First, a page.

Ramen never ceases to appear in Vancouver's West End neighbourhood. In the ashes of what used to be the Robson Street edition of Hapa Izakaya is the second location of David Street's Ramen Koika. Newly renovated, this space also includes a dedicated space for making ramen noodles, which matches the function of the original restaurant. I was given an opportunity to taste my way through their soon-to-be-launched opening day menu.
Disclosure: This was a media tasting and all opinions are my own.
Team Pork Ninjas came here for a Wednesday dinner and I had a taste of the following:
- Coco Karaage ($5.50)
- Takoyaki Ball ($5.50)
- Creamy Croquette ($5.50)
- Golden Scallop Fry ($5.50)
- Puri-Puri Ebi ($6.50)
- Pork Gyoza ($6)
- Ebi Gyoza ($7.50)
- Pork Bao ($4)
- Minions Dice ($5)
- Veggie Triple Black Ramen ($12)
- Tonkotsu Shio Ramen ($11.50)
- Triple Black Garlic Ramen ($12.50)
- Sapporo Miso Ramen ($12.50)
- Queen's Ramen ($10)
- King's Seafood Ramen ($16)
- Chicken Tamago Ramen ($10.50)
- Kimchi Ramen ($12.50)
For my top 5 items, I chose a mix of appetizers and ramen.
The puri-puri ebi was fantastic. This featured deep fried panko breaded jumbo shrimp with tartar sauce, sesame, and parsley. The sauce added a savoury touch to the crispy breading.
The pork gyoza were also very tasty. These homemade dumplings had a plump shell with some chew to the skin. Breaking them off was a bit of a pain but there was a good mix of stretchiness and chew in the skirt.
Onto the ramens, the first mention must go to the triple black garlic ramen. With cha-shu, spinach, seasoned egg, bamboo shoot, roasted seaweed, green onion, garlic chip, and triple black garlic oil, this was a sight to behold. If you're looking to kiss someone later you might pass on this but otherwise it's full of garlic greatness which easily clung to the thin noodles.
Triple Black Garlic Ramen
Another favourite ramen of mine was the chicken tamago ramen. Coming in at $10.50 makes this the second cheapest ramen on the menu and boy does it deliver for egg lovers. A whole TWO seasoned eggs are featured here along with garlic chips, bamboo shoots, and green onions for something that is marginally more expensive than the same thing at Taishoken (though Taishoken only features half an egg).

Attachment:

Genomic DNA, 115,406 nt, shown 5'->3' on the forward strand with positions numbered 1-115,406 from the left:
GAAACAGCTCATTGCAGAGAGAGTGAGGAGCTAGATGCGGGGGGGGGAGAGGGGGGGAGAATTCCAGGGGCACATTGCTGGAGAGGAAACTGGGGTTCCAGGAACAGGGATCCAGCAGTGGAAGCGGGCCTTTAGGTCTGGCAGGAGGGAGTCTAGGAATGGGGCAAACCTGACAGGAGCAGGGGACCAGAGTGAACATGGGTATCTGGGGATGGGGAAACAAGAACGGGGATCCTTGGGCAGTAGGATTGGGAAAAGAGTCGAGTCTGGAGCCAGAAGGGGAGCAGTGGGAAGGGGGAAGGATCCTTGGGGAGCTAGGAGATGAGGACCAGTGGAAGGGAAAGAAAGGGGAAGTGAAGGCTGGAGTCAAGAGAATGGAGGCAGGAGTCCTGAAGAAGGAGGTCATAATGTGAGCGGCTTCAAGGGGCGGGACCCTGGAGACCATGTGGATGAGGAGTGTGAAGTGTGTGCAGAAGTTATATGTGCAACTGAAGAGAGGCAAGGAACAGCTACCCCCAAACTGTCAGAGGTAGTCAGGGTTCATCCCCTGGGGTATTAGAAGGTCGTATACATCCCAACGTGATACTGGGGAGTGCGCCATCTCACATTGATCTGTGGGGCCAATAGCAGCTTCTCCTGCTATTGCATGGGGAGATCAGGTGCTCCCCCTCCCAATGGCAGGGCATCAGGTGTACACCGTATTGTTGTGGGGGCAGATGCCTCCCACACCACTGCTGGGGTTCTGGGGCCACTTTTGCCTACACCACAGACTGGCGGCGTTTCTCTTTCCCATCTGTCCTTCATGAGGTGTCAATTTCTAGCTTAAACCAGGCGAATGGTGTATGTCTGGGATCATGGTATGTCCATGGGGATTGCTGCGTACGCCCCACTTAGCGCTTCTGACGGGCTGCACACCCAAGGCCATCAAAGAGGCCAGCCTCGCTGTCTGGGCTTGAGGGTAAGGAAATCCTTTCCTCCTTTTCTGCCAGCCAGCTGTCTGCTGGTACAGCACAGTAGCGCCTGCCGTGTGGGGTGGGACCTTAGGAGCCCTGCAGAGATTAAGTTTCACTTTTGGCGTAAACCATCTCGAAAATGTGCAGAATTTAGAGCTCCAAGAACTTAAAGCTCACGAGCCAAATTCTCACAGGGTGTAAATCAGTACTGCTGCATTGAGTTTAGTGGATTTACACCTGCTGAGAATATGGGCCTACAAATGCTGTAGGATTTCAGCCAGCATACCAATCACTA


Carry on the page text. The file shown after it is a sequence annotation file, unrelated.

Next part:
Chicken Tamago Egg
Last but not least, I'm going with a mix of two worlds: the kimchi ramen. Featuring a chicken broth, shredded pork, kim chi, mushroom, spring onion, onion, cabbage, and green onion, this was essentially the Japanese ramen version of Korean hot pot. So many flavours mingled in this aromatic dish and something about the brisk sunlight outside made me feel this was the right ramen for me (though the chicken tamago ramen is a huge sell to me too).
Ramen Koika takes residence in a part of the former Hapa Izakaya on Robson Street and is fully renovated. There's seating for about 50 guests in a homey eatery with a huge mural along the main wall and interesting light fixtures. If you look to the back you'll see a dedicated space where Ramen Koika makes their own noodles. It's a rare sight to see as few places bother with making their own noodles.
Inside Ramen Koika
One-liner: A whole mix of different ramen styles that appeal to lovers of different ingredients
Highlight: Kimchi Ramen
Price per person: $12-$20
Would I go back? Yes.